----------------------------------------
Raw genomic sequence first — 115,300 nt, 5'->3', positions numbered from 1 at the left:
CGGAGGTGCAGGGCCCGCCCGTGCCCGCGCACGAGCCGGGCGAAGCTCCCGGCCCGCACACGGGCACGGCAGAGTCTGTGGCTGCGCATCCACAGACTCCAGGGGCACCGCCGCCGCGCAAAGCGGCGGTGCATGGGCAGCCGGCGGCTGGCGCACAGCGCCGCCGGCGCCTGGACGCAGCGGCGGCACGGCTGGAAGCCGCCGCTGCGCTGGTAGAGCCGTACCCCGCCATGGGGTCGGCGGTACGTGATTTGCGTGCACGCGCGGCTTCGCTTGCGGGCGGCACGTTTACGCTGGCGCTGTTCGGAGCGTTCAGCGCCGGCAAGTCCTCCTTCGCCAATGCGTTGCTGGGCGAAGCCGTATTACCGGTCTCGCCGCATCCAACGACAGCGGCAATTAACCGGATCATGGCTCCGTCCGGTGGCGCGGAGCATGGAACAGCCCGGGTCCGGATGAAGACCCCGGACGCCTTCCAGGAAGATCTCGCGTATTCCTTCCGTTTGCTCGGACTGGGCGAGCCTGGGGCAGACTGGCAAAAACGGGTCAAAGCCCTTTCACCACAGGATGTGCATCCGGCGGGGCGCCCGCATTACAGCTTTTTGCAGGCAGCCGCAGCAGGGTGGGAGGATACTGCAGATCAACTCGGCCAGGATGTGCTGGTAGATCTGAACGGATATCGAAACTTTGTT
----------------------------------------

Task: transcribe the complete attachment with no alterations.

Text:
Raw genomic sequence first — 115,300 nt, 5'->3', positions numbered from 1 at the left:
CGGAGGTGCAGGGCCCGCCCGTGCCCGCGCACGAGCCGGGCGAAGCTCCCGGCCCGCACACGGGCACGGCAGAGTCTGTGGCTGCGCATCCACAGACTCCAGGGGCACCGCCGCCGCGCAAAGCGGCGGTGCATGGGCAGCCGGCGGCTGGCGCACAGCGCCGCCGGCGCCTGGACGCAGCGGCGGCACGGCTGGAAGCCGCCGCTGCGCTGGTAGAGCCGTACCCCGCCATGGGGTCGGCGGTACGTGATTTGCGTGCACGCGCGGCTTCGCTTGCGGGCGGCACGTTTACGCTGGCGCTGTTCGGAGCGTTCAGCGCCGGCAAGTCCTCCTTCGCCAATGCGTTGCTGGGCGAAGCCGTATTACCGGTCTCGCCGCATCCAACGACAGCGGCAATTAACCGGATCATGGCTCCGTCCGGTGGCGCGGAGCATGGAACAGCCCGGGTCCGGATGAAGACCCCGGACGCCTTCCAGGAAGATCTCGCGTATTCCTTCCGTTTGCTCGGACTGGGCGAGCCTGGGGCAGACTGGCAAAAACGGGTCAAAGCCCTTTCACCACAGGATGTGCATCCGGCGGGGCGCCCGCATTACAGCTTTTTGCAGGCAGCCGCAGCAGGGTGGGAGGATACTGCAGATCAACTCGGCCAGGATGTGCTGGTAGATCTGAACGGATATCGAAACTTTGTT